Text and Photos: Ilka Schmid

19. Jul 2009

On the possibilities of designing with shadow

There is a lot of talk about working or designing with light. New technical developments appear regularly on the market, offering even further innovative means for illuminating spaces or creating special spatial experiences for any use or event. But we are also becoming more aware of the negative effects of too much light – the lack of darkness restricts the work of astronomers and the enjoyment of star gazers, disrupts ecological processes and affects our hormonal balance. A lot of light is thus not necessarily a positive thing – too much light can cause substantial damage. Given the increased light pollution and the mass of electric light we are subjected to, is it not high time to make way for more darkness, and to consider how to use shadow more purposefully and for effect?
The first time I became aware of the fact that shadow has a formal language of its own was during a stay in Mexico. I was sitting in my friends’ garden and my attention was drawn to the interplay of light and shadow on an orange wall generated by sunlight filtered through the leafy canopy of a nearby tree. It was a spectacle of forms with clear-cut and blurry edges, an array of contrasts, of light and dark, a multitude of different shades and tones of colours, some distorted, some layered – in a constant state of change, giving rise to new shapes and patterns – a fascinating impression of aesthetic quality. It is amazing how seldom shadow is perceived as a formgiver in its own right. In my profession – landscape gardening – we certainly pay attention to the generation of shadow. But most attention is paid to climatic aspects, be it to ensure the quality of the specific space by incorporating areas that are protected from the sun, to avoid casting too much shadow into living spaces, or to design landscapes so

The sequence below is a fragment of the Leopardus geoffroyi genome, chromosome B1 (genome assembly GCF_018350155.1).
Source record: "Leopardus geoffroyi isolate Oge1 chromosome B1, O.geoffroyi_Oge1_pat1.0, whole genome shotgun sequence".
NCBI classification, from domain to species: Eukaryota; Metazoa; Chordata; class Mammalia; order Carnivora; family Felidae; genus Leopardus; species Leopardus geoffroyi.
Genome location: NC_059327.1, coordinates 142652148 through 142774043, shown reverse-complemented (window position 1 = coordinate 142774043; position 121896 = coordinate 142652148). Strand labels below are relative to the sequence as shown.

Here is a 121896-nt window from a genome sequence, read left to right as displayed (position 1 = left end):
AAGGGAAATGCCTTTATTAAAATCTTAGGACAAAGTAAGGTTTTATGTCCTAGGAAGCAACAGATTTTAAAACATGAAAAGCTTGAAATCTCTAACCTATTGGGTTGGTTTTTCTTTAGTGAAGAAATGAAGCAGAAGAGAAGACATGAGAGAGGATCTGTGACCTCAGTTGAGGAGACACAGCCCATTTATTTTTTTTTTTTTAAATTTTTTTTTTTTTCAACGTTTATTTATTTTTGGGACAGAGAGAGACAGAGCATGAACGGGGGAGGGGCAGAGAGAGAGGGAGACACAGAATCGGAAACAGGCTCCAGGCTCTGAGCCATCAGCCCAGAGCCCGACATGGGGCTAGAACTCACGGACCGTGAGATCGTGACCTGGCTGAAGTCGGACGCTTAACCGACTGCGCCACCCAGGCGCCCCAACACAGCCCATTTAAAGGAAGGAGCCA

that plants receive the right amount of light or shadow to promote healthy growth. All this does not address or require the calculated design of shadow. Shadow occurs more or less randomly. Shadow is seldom used as a means of design. Is that because it is so difficult or complicated to control, or do its inherent properties render it unsuitable as a design tool? […]
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The full version of the article can be found in PLD No. 67

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